iceland palm oil christmas ad

The animated ad features an orangutan who explains that his home has been destroyed by deforestation

More than 600,000 people have signed a petition calling for a ‘ban’ on Iceland’s planned Christmas ad to be overturned.

The petition urges Clearcast, the body that approves ads on behalf of the four major UK commercial broadcasters, to reverse a decision that the ad does not comply with rules on political advertising in the UK Code of Broadcast Advertising.

The petition was launched on on Friday and had gained 629,000 signatures by around midday today (12 November).

The ad is an animation created by Greenpeace and rebadged by Iceland. Called ‘There’s a Rang-Tan in my Bedroom’, it features an orangutan who explains to a girl that his home has been destroyed by deforestation caused by palm oil production. It has been available to view on Greenpeace’s social media channels since August.

Iceland revealed Clearcast’s decision on Friday and posted the ad on Twitter, urging users to share it. The move sparked a Twitterstorm in which users mistakenly bombarded the Advertising Standards Authority with criticism over Clearcast’s decision.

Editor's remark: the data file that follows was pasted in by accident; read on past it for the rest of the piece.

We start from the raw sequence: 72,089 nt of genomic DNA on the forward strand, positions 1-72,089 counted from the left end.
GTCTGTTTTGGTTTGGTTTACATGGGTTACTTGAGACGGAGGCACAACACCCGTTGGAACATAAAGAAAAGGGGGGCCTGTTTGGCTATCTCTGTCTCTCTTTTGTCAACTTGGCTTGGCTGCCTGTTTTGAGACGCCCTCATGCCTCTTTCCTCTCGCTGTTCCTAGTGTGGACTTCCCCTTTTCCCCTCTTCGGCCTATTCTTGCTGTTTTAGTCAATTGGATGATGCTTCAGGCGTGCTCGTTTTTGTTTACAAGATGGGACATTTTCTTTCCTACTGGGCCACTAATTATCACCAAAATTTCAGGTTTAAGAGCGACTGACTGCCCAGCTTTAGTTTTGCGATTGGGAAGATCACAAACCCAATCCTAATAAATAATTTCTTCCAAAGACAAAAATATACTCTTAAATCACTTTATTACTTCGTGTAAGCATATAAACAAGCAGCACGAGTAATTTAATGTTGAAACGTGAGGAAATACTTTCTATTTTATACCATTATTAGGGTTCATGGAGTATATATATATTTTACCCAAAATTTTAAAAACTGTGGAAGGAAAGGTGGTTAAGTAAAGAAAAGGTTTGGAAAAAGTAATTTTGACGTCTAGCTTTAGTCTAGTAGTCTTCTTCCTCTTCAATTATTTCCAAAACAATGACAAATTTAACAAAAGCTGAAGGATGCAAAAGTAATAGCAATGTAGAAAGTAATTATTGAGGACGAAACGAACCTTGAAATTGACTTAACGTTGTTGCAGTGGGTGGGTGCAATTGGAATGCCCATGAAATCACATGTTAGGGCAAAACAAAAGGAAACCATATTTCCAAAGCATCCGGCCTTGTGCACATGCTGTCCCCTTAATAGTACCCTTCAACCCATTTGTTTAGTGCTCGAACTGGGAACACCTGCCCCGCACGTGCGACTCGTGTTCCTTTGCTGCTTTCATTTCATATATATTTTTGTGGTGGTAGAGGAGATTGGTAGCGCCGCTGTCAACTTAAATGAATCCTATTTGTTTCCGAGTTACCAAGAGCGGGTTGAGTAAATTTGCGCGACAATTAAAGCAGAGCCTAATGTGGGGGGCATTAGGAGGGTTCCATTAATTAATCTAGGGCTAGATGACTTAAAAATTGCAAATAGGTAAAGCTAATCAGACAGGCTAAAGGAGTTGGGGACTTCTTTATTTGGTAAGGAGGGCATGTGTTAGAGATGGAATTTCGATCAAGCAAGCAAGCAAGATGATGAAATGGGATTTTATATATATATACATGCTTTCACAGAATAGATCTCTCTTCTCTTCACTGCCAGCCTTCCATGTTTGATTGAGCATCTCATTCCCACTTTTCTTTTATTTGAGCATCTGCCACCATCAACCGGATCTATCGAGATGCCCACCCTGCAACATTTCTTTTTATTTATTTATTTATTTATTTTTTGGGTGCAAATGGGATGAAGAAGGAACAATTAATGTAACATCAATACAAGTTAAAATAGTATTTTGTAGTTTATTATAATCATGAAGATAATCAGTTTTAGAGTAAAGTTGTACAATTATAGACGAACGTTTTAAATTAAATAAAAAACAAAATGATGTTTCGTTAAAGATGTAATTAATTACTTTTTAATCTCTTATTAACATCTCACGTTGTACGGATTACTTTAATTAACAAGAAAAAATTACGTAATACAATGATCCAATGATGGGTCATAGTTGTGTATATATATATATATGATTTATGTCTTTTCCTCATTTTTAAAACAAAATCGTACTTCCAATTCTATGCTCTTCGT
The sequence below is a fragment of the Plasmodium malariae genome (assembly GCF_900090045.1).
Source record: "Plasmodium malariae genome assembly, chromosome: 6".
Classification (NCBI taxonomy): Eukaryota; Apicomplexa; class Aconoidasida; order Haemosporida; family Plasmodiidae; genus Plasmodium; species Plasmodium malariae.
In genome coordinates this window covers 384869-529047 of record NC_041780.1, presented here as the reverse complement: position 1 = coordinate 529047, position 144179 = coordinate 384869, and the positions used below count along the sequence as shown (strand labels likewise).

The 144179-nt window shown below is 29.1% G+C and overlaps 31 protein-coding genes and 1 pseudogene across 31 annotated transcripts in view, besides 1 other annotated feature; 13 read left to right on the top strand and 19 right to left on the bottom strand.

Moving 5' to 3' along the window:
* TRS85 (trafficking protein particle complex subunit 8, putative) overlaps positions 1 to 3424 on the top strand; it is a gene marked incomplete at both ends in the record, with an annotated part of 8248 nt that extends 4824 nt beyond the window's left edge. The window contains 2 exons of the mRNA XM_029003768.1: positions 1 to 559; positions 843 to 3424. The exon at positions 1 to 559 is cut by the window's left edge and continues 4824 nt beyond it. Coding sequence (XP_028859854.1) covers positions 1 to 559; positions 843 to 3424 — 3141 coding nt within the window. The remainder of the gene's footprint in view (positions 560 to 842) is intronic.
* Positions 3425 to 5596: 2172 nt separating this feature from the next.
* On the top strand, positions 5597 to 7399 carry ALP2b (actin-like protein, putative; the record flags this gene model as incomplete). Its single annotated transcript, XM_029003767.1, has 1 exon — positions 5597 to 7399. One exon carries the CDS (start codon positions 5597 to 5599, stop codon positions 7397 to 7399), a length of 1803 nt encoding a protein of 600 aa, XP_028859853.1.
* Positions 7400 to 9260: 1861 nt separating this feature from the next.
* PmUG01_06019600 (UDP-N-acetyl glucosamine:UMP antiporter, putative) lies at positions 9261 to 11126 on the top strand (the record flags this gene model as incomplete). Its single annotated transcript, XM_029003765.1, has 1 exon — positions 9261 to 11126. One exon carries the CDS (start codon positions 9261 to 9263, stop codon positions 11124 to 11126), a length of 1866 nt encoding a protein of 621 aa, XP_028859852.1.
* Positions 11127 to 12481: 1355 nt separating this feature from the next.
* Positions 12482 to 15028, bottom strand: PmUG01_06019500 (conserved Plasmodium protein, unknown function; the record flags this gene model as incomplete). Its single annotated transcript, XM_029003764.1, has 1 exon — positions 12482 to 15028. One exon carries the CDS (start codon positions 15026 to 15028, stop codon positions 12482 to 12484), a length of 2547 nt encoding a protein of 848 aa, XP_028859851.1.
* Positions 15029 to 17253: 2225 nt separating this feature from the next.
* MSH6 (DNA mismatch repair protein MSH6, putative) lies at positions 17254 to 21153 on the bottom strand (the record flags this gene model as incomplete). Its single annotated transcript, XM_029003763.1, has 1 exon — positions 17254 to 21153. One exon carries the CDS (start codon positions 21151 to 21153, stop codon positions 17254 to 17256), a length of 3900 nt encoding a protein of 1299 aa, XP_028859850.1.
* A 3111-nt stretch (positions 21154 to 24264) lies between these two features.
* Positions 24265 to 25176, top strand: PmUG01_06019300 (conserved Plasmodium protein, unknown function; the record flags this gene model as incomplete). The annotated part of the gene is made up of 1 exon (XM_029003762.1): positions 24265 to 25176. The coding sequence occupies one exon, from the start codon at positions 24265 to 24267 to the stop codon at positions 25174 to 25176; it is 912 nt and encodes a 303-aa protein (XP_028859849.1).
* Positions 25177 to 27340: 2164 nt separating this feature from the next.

Celebrities including Bill Bailey, Julia Bradbury and James Corden have shared the video with millions of Twitter followers.

Corden wrote: ‘This commercial was banned from TV for being too political. I think everyone should see it.’

Clearcast clarified its decision with a statement on Friday specifying the relevant BCAP rule as one against ‘an advertisement which is inserted by or on behalf of a body whose objects are wholly or mainly of a political nature’.

The statement added: ‘Clearcast’s concerns do not extend to the content or message of the ad.’

Clearcast MD Chris Mundy wrote in a blog today: ’Because the ad is based on material made by Greenpeace and has been promoted on the Greenpeace website for some time, Greenpeace need to demonstrate they are not a political advertiser as defined by the Code before Clearcast can approve the ad.’

The petition was launched by Mark Topps, a 30-year-old registered care home manager from Chelmsford, Essex.

Topps told The Grocer: “I watched the ad with my daughter who’s five, and she really liked it. Then I saw it was banned.

“I didn’t see it as political at all and I just wanted to raise awareness for the next generation of deforestation and extinction, what’s happening on the other side of the world that you don’t really see. That’s why I started it.

“Overall I’d like to see that advert on TV.”